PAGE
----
Dr Brian Austin who served in the S.A.C.S between 1963 and 1984 remarked from West Kirby, England, as follows:
Establishment of the S.A.C.S.
“... the SACS came into being on 01/11/1923 with Col Edward Arthur Sturman as Director of Signals. He was, in fact, the Postmaster General so he wore two hats, one at the GPO and the other, as a part-
Origin of the title ‘Jimmy’
When Dr Austin saw Andy Malan's query about the Signals emblem and stated the following in this shortened version:
“The Jimmy dates back to the earliest days of the Royal Corps of Signals of the British Army. The personage who bears the name of Jimmy is actually Hermes, the Greek messenger of the gods, or Mercury, his Roman counterpart, though it was suggested by some that Mercury was actually the God of Commerce and Industry, which adds a rather interesting new dimension to the art of military signalling.
Why he should be called Jimmy is itself interesting. Evidently, in 1926, when the founding fathers of the Royal Corps of Signals (established in 1920) were discussing the matter of the emblem and also whether to refer to him as Hermes or Mercury, one member of the committee suggested naming him Jimmy after the Corps boxing champion, Sgt Jimmy Emblem! The idea appealed to those around the table, so ‘Jimmy’ became the name that has ever since referred to the bearer of messages within the British Army and all those Signals Corps of the Commonwealth that adopted this legendary figure as their emblem.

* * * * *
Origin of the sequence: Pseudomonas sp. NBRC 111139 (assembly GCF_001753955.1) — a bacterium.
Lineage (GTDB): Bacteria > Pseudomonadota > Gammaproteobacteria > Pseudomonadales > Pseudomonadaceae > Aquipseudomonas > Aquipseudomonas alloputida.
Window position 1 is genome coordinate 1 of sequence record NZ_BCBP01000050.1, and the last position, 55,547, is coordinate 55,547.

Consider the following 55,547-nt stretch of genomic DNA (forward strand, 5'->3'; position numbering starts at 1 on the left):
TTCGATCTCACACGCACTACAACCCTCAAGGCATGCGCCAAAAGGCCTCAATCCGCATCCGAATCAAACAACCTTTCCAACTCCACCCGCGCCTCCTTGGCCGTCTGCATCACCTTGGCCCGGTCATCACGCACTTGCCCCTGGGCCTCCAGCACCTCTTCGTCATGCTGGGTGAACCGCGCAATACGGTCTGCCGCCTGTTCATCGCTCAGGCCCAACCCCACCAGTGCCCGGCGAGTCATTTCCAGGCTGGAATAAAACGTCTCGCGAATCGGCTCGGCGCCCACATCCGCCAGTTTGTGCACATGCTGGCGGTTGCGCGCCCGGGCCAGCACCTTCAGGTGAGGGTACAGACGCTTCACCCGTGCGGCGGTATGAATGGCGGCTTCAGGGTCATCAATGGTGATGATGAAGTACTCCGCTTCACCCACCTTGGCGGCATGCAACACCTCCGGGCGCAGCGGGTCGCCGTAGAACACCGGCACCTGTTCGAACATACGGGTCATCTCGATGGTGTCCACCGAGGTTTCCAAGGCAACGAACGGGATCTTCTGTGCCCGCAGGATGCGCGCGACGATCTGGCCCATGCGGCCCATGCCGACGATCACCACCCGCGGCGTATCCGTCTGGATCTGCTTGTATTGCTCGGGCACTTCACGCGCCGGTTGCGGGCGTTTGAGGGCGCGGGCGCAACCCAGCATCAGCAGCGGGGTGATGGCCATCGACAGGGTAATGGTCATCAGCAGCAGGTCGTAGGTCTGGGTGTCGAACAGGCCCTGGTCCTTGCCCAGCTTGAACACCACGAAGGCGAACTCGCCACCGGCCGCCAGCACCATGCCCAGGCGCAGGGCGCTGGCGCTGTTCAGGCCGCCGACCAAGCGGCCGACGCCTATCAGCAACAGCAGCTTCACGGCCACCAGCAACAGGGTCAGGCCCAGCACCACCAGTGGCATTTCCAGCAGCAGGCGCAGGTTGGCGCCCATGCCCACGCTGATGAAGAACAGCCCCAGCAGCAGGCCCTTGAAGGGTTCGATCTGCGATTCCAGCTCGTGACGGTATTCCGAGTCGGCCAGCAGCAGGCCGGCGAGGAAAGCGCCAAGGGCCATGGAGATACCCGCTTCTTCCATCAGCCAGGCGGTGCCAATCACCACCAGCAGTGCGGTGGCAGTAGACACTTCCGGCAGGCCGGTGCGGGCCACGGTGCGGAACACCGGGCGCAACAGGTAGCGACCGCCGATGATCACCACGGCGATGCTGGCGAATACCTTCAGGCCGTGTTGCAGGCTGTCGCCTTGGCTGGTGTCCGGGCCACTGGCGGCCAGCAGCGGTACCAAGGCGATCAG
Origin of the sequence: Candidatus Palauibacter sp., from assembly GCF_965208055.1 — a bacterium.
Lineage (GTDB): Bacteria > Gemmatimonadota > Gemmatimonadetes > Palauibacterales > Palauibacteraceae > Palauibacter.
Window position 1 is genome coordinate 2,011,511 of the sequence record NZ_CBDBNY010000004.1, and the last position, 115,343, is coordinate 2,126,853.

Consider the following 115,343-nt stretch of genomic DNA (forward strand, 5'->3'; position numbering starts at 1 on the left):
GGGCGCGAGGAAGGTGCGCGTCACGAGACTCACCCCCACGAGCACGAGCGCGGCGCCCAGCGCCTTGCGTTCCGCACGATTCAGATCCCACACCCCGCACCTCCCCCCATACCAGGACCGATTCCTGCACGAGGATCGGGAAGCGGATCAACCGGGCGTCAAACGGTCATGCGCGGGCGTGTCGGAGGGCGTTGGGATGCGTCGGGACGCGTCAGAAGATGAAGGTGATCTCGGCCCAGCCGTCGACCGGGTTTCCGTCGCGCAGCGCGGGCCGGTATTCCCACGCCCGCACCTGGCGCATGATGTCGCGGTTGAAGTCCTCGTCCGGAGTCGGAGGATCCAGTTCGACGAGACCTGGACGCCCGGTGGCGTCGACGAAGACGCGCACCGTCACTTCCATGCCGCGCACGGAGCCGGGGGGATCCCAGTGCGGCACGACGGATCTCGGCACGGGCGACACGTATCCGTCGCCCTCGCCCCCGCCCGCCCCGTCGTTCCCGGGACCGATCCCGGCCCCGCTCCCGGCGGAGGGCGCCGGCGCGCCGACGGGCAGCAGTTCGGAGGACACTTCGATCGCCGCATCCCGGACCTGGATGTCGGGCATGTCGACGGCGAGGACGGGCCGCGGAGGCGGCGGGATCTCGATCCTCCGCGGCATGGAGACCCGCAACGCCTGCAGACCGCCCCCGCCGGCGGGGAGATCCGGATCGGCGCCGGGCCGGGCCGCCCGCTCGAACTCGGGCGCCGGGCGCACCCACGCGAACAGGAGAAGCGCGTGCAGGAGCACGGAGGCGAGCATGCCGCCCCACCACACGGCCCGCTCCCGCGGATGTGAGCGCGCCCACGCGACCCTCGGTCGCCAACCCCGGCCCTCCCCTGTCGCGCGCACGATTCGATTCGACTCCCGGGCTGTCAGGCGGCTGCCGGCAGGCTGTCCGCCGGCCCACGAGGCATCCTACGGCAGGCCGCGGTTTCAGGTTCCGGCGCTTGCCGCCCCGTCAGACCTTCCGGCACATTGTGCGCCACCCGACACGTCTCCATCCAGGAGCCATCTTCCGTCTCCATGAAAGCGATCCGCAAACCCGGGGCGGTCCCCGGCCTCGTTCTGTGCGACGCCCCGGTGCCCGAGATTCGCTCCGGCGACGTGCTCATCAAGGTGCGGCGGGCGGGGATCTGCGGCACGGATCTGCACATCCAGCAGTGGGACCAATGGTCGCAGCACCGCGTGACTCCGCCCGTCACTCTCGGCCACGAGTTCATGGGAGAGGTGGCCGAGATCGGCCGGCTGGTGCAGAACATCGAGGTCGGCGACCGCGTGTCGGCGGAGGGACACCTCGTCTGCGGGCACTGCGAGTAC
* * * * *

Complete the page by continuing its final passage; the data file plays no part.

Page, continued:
There are some differences between the Jimmy of the S.A.C.S. and those others. For example the S.A.C.S. version has no crown suspended in the feather above his head. It disappeared in after 1948, while our Jimmy also carries what appears to be a flask in his raised right hand. It is sometimes referred to as a ‘message flask’, though Walter Volker in his excellent account of the Corps history calls it a traveller's purse. Our S.A.C.S. Jimmy is based on a statue carved by the Italian sculptor Giovanni da Bologna in 1564 and housed in the Pitti Palace in Florence. Jimmy stands on a scroll bearing the Corps motto ‘Certa Cito’, which means Swift and Sure. The letters SA for South Africa appear either side the foot that balances upon the globe of the earth with a wreath below it.
Most of the Commonwealth Corps have the name of the country below the scroll and wreath. In South Africa's case the need for bilingualism would have made South Africa/Suid Afrika rather cumbersome, hence SA sufficed.